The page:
Avril Lavigne has it, Alec Baldwin has it, and, needless to say if you follow pop culture, Real Housewife of Beverly Hills Yolanda Hadid and two of her three children, Bella and Anwar, have it (you may have seen one of her many Instagram posts over the years). Lyme disease, that is. Hollywood celebrities, models and pop stars have become the most outspoken global advocates for raising awareness of the infectious bacterial disease, spread to humans through ticks, which can result in debilitating symptoms like tiredness, aches and loss of energy.
But it's not just People magazine cover stars who contract the mysterious disease, which many argue has become something of an identity in itself. But behind the artfully edited shots of breakfasts and rugged landscapes under the #lymewarrior Instagram hashtag is a painful and often life-changing illness – and more people in the UK are living with it than you might think.
New research published in the BMJ Open suggests that there may be three times as many cases of Lyme disease in the UK as previously thought. Based on analysis of 8.4 million people’s anonymous medical records, scientists believe there could be more than 8,000 diagnoses in 2019, compared with the 2,000-3,000 annual diagnoses previously estimated.
If diagnosed early – when it often causes flu-like symptoms including headaches and aching muscles, and a circular target-like red rash – Lyme disease can be treated with antibiotics, but in the worst cases it can cause tiredness, aches and loss of energy that lasts years, and even permanent nervous system and joint damage.
The summer months – between June and August – accounted for half of all Lyme disease diagnoses, and cases were found in all UK regions, though the highest number were found in Scotland (27%), where wet weather and hiking are more prevalent (ticks thrive on plants in moist areas and are attracted to bare skin).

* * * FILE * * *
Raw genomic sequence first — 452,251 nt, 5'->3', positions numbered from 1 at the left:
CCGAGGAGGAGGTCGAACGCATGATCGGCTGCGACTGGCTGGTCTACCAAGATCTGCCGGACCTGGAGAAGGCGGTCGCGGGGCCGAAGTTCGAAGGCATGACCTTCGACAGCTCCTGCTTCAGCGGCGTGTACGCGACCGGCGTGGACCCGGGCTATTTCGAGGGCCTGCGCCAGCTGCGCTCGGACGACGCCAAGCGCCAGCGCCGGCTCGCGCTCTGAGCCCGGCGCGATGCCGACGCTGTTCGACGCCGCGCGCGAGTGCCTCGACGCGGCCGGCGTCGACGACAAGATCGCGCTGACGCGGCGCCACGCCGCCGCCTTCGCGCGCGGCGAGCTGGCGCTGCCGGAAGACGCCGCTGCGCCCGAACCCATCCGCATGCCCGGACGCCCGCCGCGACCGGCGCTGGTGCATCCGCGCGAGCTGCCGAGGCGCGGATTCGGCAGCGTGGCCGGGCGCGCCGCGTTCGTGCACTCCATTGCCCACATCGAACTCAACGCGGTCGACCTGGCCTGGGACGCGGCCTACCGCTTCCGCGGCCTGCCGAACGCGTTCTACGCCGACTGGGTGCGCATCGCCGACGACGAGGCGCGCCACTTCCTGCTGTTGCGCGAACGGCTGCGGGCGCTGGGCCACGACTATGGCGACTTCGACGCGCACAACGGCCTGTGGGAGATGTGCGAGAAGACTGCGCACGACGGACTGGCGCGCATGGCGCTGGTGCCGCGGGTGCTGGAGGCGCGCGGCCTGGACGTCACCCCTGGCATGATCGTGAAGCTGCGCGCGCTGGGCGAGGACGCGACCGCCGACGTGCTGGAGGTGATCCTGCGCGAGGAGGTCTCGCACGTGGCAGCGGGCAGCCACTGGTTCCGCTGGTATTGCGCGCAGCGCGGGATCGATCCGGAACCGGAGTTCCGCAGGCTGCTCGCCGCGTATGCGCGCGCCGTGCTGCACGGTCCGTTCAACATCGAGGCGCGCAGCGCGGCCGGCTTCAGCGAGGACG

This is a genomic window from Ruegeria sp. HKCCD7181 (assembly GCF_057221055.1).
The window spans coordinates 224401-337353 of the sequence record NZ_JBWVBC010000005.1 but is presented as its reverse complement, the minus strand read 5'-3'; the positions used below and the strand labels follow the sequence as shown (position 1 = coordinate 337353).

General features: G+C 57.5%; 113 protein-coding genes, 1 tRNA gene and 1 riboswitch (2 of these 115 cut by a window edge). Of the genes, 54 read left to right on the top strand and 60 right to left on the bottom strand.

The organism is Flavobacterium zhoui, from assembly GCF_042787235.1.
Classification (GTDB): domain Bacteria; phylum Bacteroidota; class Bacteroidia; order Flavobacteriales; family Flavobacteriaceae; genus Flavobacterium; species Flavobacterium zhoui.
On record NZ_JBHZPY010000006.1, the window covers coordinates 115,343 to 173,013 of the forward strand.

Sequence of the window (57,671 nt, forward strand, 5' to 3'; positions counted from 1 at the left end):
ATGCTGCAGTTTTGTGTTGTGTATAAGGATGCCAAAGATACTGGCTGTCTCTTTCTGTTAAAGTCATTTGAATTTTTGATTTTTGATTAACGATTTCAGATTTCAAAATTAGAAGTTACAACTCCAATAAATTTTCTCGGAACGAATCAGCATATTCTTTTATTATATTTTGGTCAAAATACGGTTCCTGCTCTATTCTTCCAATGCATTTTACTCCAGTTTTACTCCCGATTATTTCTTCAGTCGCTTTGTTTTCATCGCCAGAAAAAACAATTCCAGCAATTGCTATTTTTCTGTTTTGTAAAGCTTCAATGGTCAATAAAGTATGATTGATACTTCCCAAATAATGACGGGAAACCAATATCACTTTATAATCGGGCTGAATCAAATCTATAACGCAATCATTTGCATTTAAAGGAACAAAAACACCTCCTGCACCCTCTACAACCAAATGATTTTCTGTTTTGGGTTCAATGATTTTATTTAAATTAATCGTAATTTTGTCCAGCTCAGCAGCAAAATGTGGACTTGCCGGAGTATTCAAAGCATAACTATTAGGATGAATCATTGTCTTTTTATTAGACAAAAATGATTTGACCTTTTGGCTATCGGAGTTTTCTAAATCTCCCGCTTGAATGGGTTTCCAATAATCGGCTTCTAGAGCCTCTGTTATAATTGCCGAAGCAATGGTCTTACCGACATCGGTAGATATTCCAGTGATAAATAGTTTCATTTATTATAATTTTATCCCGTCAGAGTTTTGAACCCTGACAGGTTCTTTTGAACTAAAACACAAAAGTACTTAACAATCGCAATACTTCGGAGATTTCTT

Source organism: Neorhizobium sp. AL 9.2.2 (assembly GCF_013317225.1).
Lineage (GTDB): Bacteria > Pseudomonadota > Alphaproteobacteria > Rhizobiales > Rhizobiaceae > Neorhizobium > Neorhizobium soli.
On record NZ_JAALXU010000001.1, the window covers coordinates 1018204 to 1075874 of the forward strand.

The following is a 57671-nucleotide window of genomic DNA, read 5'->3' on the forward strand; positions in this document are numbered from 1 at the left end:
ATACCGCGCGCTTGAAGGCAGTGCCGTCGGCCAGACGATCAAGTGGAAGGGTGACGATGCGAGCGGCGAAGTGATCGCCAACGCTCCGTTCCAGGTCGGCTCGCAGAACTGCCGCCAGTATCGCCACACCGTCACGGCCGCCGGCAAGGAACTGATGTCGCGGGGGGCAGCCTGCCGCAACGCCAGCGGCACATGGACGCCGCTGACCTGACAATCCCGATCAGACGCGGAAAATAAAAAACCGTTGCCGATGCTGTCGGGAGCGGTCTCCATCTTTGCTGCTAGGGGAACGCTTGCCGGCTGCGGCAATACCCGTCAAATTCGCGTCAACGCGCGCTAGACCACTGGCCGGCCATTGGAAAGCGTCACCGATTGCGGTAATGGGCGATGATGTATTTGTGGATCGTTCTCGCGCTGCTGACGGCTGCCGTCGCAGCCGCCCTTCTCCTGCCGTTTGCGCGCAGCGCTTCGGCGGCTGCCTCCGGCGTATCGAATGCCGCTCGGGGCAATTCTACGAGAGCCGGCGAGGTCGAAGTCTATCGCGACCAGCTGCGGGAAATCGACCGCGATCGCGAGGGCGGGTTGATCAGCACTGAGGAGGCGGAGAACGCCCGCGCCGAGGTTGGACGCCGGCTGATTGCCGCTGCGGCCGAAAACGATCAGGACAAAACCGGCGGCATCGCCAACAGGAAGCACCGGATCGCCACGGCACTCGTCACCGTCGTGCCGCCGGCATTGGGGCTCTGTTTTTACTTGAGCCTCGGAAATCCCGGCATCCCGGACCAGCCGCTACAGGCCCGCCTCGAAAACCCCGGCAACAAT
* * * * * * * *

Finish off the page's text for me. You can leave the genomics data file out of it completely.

Given that the disease is so easily contracted at this time of year (through an infected tick biting you), it's crucial to follow the advice of charities like Lyme Disease UK, LymeAid UK and Caudwell LymeCo, all of which recommend wearing long sleeves and covering your legs while walking through long grass, spraying clothing and yourself with insect repellant in grassy areas, and checking for ticks when you get home.
The prevention advice may apply to us all equally, but everyone's experience of the disease is different. Ahead, three women share how the diagnosis changed their lives.
Charlotte Pegg, 26, a solicitor in Leeds, was diagnosed with Lyme disease in September 2018. She began feeling ill with flu-like symptoms the month before, during which time she was training for a marathon in grassy areas of Leeds and Liverpool, and her health deteriorated rapidly during a holiday in Portugal soon after.
"During that week I felt sick and completely went off my food, which never usually happens. By the time I got back to Leeds, I was incredibly tired but thought I was worn out from two holidays back to back. By 21st September I couldn’t move my face and had facial paralysis on both sides – I was worried my face would scare children. I went to A&E in Lincoln, where my symptoms were dismissed as facial swelling or inflammation and I was sent home and told to keep on with the antibiotics. It got worse until I had severe pain all through my head and neck. I was eventually referred to A&E through my mum’s GP and ended up in hospital for just over a month.